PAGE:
A few months ago I found myself standing on a street corner with a guy I had a brief fling with. It had ended badly, in a hailstorm of gossip and hurt feelings, and this was the first time we’d talked since the night the shit hit the fan. We had just left dinner — which had been pleasant enough though I’d been distracted the entire time, wondering if and when he’d say something about what had happened. He did not, but I needed to address it, and so as we walked to my car, I broached the subject. His energy shifted — he bristled, closed up. But then, stopped at the corner, he offered an apology and an explanation and somewhere in the middle of him talking I noticed that I wasn’t in my body. I was listening to what he was saying with a flustered urgency, fully compassionate to the position he’d been in and the way he is and why his feelings were his feelings. And while I was so focused on empathizing with him, I left my own inner child unsupervised. The next day, when friends asked how I felt about the conversation, I had nothing to say but “I don’t know.” I had no idea how I felt. I was paying so much attention to him that I missed myself.

This is the problem with compassion. When we let our understanding of another take up so much space that we don’t leave space for ourselves.

Compassion and empathy, listening and understanding, is a crucial part of intimate relationships. But it becomes a defense mechanism when, in understanding the other’s point of view, we ignore our own. Or minimize our bad feelings because we understand why the other person acted out. We let them bring their garbage in our house, because we’re lonely or because we’d rather have to clean up the mess of their wake than admit how angry or sad we are. We let our compassion distract us from tending to our own broken hearts.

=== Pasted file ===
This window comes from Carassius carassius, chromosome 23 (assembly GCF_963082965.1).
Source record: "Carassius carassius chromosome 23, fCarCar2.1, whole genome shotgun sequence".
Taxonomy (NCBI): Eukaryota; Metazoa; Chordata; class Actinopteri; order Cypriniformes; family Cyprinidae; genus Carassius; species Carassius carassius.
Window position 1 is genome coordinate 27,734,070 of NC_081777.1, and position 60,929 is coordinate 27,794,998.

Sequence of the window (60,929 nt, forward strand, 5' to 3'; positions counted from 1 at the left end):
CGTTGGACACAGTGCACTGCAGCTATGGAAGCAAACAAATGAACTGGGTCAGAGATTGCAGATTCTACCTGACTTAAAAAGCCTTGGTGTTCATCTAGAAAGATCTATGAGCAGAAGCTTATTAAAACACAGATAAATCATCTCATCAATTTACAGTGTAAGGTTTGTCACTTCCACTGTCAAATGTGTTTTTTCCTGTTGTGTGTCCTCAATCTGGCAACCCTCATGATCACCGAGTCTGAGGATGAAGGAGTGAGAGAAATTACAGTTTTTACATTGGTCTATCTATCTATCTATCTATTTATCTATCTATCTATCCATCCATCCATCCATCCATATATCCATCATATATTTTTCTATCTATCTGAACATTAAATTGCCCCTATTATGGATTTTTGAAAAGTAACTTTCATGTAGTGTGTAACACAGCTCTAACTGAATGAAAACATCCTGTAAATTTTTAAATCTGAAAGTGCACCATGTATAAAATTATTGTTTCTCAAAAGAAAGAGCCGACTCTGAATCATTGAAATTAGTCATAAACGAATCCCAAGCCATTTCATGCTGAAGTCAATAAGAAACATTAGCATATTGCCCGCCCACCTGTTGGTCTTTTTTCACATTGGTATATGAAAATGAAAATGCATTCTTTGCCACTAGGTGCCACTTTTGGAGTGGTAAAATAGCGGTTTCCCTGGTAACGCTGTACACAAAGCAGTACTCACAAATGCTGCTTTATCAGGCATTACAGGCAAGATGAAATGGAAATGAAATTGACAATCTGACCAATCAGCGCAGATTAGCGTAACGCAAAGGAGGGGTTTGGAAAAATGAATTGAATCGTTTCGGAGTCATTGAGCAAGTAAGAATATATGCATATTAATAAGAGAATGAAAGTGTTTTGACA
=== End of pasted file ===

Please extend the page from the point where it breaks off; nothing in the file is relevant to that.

Once I realized this I started to recognize it everywhere. I started to notice how my “evolved” girlfriends, the ones who meditate and do yoga and go to therapy and are profoundly self aware, would skim the surface of outrage or upset after their partner or colleague did or said something undeniably hurtful or unfair. They’d give a little voice to their frustration, their disappointment, their sadness, but then start justifying and empathizing, trying to convince themselves it was okay by trying to convince me. They gave voice to the other’s feelings, respect to their person with intimate acknowledgement of their fears and insecurities and intentions, but gave no voice to their own. They used compassion to rationalize, analyze, and intellectualize their way out of their bad feelings. But what you resist persists and so the same situations would play out over and over.

Also, no way to live.

These days, when I catch myself over-empathizing, I make sure to refocus on how I’m feeling, what I’m thinking, and what I need. I let the compassion be a tool to keep me open, receptive, and kind, but if I’m not feeling good, I make my priority honoring that. Because it matters. How I feel matters. And if I don’t have compassion for myself first, then what I’m offering the other isn’t really compassion either — it’s my own bag of garbage, and an expectation that they can hold it for me, for just a little while.


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ANNA WALDHERR A Voice Reclaimed, Surviving Child Abuse

“Christ and the Woman Taken in Adultery” by Guercino (c.1621) at Dulwich Picture Gallery, London (Accession No. DPG282) (PD)

Many abuse victims are tormented by perfectionism.  This is the unrelenting pursuit of perfection.  Perfection and perfectionism are not, however, the same.  One is, in fact, antagonistic to the other.

Perfection as a Standard

Perfection has special significance for abuse victims.  As children, abuse victims come under constant and unjustified criticism.  Harsh criticism may be accompanied by still harsher punishments, penalties far beyond anything a loving parent or guardian might administer for a childish infraction.

With time, victims conclude that perfection alone would satisfy their tormentors.  We strive to achieve that.  In reality, no amount of effort could attain the impossibly high standards set for victims.  But the effort is engrained in us, as is the self-criticism.  So perfectionism begins.

The Need for Approval

As adults, abuse victims are frequently motivated…

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The Root of Bitterness

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The Abuse Expose' with Secret Angel

The root of bitterness…
from which “bad fruit” grow…
and it’s these negative things…
that we all need to know.
For the root of bitterness…
is exhibited by anger and wrath…
and it’s these deep seeded roots…
that will lead you down a wrong path.